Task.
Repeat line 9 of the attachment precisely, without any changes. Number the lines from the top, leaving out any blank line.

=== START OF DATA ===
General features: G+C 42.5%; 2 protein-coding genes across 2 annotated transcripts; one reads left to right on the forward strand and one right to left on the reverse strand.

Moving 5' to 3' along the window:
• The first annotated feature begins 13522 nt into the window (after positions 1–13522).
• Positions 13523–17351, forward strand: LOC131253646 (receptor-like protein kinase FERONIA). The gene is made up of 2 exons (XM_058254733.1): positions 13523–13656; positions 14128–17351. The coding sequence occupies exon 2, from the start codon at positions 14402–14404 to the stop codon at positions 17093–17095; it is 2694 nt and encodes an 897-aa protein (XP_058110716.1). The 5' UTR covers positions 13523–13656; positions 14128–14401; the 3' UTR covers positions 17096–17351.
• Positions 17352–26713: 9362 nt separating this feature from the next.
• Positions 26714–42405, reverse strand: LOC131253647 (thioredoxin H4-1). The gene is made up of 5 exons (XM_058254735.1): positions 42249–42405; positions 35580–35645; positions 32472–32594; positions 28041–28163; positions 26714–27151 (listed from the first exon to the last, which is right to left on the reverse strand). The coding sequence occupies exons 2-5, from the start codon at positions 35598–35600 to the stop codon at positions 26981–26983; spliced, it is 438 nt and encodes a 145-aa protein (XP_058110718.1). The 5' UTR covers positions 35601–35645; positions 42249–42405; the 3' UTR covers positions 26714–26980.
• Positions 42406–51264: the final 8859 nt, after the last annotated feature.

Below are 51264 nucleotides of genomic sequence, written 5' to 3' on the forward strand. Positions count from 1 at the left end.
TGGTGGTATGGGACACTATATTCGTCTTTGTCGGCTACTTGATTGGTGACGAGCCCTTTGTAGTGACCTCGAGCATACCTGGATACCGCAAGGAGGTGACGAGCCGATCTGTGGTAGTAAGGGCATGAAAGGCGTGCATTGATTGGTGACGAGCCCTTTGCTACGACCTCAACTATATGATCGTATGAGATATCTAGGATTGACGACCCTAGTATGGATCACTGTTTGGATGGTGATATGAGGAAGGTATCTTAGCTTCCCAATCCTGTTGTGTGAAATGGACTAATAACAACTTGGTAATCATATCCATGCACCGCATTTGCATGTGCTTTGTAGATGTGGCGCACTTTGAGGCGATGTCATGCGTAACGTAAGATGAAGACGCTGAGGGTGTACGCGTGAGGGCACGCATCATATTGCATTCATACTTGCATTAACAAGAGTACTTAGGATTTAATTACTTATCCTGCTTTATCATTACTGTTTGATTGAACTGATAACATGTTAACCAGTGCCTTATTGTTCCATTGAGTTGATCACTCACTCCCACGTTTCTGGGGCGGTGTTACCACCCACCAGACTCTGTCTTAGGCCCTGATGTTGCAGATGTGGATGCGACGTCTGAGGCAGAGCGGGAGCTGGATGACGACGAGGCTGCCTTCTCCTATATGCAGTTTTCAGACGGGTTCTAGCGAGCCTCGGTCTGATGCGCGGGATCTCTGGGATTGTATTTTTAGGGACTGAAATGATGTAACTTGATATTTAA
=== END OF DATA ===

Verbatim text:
TGGTGGTATGGGACACTATATTCGTCTTTGTCGGCTACTTGATTGGTGACGAGCCCTTTGTAGTGACCTCGAGCATACCTGGATACCGCAAGGAGGTGACGAGCCGATCTGTGGTAGTAAGGGCATGAAAGGCGTGCATTGATTGGTGACGAGCCCTTTGCTACGACCTCAACTATATGATCGTATGAGATATCTAGGATTGACGACCCTAGTATGGATCACTGTTTGGATGGTGATATGAGGAAGGTATCTTAGCTTCCCAATCCTGTTGTGTGAAATGGACTAATAACAACTTGGTAATCATATCCATGCACCGCATTTGCATGTGCTTTGTAGATGTGGCGCACTTTGAGGCGATGTCATGCGTAACGTAAGATGAAGACGCTGAGGGTGTACGCGTGAGGGCACGCATCATATTGCATTCATACTTGCATTAACAAGAGTACTTAGGATTTAATTACTTATCCTGCTTTATCATTACTGTTTGATTGAACTGATAACATGTTAACCAGTGCCTTATTGTTCCATTGAGTTGATCACTCACTCCCACGTTTCTGGGGCGGTGTTACCACCCACCAGACTCTGTCTTAGGCCCTGATGTTGCAGATGTGGATGCGACGTCTGAGGCAGAGCGGGAGCTGGATGACGACGAGGCTGCCTTCTCCTATATGCAGTTTTCAGACGGGTTCTAGCGAGCCTCGGTCTGATGCGCGGGATCTCTGGGATTGTATTTTTAGGGACTGAAATGATGTAACTTGATATTTAA